Millenials aren’t killing chain restaurants. Meal-delivery services are.

Yeah, we hear all the time all the things millennials are killing. Napkins, beer, breastaurants, cereal, golf, etc. But they’re not really killing them. Those industries are killing themselves. Sure, they have some help with people’s changing tastes in leisure-time activities, changing tastes, people working two jobs to make ends meet, and more. And yes, chain restaurants are going the way of the dinosaur for many reasons, but it’s not the millennial. It’s changing tastes, people wanting better nutrition when they dine out and it’s meal-delivery services. It’s Grubhub. It’s DoorDash. It’s Uber Eats. Yeah, I’ll go there.

I’m not saying they’re bad. For some small mom-and-pop places, meal-delivery services are a godsend. Mom & Pop don’t have to pay drivers and hourly rate when business is slow, aren’t required to get the additional insurance policies for deliveries and don’t have to worry about their employees getting robbed (It’s Youngstown. It happens) or injured in an accident on Drive-Like-Shit Tuesday. I’ve had several bar/tavern/restaurant owners I know tell me these exact things. And I get it … I used to work from home, I would have loved to have something other than pizza available for delivery. But I don’t want chain restaurant food delivered to my door. Period.

But hey, that’s me. Maybe you really need to have a Denny’s breakfast delivered? Or that crap that Applebee’s claims is food brought straight to your door? Why? Applebee’s and Denny’s are places you settle for at when the place you want to go is packed. Not your first choice. Not at least for me, any day. Like Sunday.

On Sunday, Wifey and I planned to go to breakfast and Bob Evans on Belmont was packed. So we settled for Denny’s. Place was half-empty. The hostess sat us right away and got us coffee. About 15 minutes later our ‘server’ came over and said, “I just found out you’re in my section. Are you ready to order?” We ordered. In the 45 minutes that followed, they sat four other tables in her section, she took their orders and never once looked our way. Had she looked, she’d have seen that our coffee cups were at the edge of the table, the standard “refills needed” position. Eventually, I walked up to the customer counter and asked the server behind it for refills. “Our server has forgotten we exist.”

One of the tables that was seated after we arrived got their food before we did. Wifey wanted to leave. We watched at least three cars pull in and, come in and leave after hearing it’s taking a long time to get food. And GrubHub was in and out of there three or four times while we’re waiting.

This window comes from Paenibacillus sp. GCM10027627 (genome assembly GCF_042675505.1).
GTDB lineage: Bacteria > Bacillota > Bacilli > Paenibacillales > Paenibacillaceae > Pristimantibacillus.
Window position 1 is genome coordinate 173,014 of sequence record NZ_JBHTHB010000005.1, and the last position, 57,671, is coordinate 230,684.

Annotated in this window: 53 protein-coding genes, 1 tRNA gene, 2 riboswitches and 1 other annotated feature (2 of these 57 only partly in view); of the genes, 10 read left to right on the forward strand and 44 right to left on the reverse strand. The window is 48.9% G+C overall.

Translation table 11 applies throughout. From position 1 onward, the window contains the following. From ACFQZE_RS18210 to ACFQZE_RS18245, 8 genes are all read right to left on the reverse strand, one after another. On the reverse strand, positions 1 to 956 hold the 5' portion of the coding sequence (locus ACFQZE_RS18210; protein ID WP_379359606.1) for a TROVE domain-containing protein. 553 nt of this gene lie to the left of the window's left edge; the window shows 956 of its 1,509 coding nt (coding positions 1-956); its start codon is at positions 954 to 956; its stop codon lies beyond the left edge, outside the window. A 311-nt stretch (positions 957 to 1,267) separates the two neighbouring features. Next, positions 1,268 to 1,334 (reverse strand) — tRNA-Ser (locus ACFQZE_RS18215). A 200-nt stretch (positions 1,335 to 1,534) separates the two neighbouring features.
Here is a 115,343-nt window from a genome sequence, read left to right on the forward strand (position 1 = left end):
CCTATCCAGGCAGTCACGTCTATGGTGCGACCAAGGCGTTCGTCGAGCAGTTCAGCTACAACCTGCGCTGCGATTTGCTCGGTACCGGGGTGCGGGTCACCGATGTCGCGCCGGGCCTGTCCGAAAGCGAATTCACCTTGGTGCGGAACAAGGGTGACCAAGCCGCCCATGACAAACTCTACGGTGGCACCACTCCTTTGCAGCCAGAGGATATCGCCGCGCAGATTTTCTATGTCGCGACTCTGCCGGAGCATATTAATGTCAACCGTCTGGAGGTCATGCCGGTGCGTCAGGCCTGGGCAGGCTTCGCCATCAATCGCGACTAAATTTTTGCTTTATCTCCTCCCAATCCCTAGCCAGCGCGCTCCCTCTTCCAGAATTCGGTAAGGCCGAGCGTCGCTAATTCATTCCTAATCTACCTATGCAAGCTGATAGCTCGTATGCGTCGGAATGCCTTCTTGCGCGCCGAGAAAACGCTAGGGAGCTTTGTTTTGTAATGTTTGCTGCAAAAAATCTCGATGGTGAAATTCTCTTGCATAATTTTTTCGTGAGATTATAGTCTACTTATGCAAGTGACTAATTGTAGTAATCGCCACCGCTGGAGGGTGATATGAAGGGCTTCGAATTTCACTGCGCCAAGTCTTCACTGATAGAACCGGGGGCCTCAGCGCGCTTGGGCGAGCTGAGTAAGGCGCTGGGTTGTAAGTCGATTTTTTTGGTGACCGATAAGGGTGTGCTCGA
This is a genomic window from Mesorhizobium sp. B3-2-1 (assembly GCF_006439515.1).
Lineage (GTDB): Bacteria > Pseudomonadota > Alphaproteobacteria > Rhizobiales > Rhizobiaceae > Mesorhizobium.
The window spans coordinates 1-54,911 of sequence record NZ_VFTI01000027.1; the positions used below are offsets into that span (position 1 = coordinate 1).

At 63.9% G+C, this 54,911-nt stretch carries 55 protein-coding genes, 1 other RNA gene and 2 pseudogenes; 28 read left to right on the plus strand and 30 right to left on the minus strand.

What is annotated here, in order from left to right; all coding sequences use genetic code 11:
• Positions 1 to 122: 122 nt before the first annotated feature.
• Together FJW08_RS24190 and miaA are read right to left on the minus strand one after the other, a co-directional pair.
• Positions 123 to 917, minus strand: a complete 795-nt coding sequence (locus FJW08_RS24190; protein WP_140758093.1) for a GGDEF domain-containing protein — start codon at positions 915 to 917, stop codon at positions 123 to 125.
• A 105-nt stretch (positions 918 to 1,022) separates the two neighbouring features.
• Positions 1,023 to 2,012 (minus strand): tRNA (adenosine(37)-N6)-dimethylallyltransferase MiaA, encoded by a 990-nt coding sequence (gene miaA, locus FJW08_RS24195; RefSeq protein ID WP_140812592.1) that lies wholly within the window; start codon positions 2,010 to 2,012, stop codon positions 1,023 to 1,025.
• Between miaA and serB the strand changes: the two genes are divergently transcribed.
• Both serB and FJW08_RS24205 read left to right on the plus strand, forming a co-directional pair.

Finally, as we were getting ready to leave, our food comes out.  My oatmeal is crusty on top and cold. Eggs? Room temperature at best. Wifey’s toast buttery-like spread had already re-congealed from liquid to solid. As our ‘server’ was taking an order from another table (poor bastards) I walked over to her, looked at her and said, “We waited over an hour. We got our own coffee refills. And now our food is COLD? This place is half empty. We’re leaving.” (Side Note: This also happened to us one other time at this Denny’s, too. We left before our food came that time, so this isn’t new.)

We walk up to the cashier, Wifey says she’ll pay. I’m like “We’re not paying.” Cashier is explaining to a young mom with a cute little one that it’s about 45 minutes for food. Lady says, “This place is half empty.” Cashier says, “We’re having long ticket times because we have a lot of to-go orders.” I chimed in “You don’t want to eat here today,” explaining our situation. Cashier apologized and told us she’d void the check. Mom and baby left. So did the couple behind her.

So Denny’s lost the $25 we would have paid, plus the ‘server’ still would have gotten 10% for awful service. Plus the two two-tops that were at the cashier station when we left also left. And the three cars we saw pull in, two or three people get out of and get back into after hearing it’s 45 minutes for Denny’s, and that’s not because the place is full, but because that kitchen was bumping, apparently, with GrubHub orders. Which is good for the food prices, but not for a full-service restaurant. And it’s sure not good to your staff. I’m sure the GrubHub buyers are tipping their GrubHub drivers, but as we talked above, those drivers aren’t your employees. And GrubHub buyers are not tipping your employees. Again, not sustainable.

Take care of the people who are in your store, tipping your staff, posting selfies, promoting your business. Because they’ll be back. Unfortunately, for Denny’s on Belmont, we won’t be back. I’d rather wait at Bob Evans.

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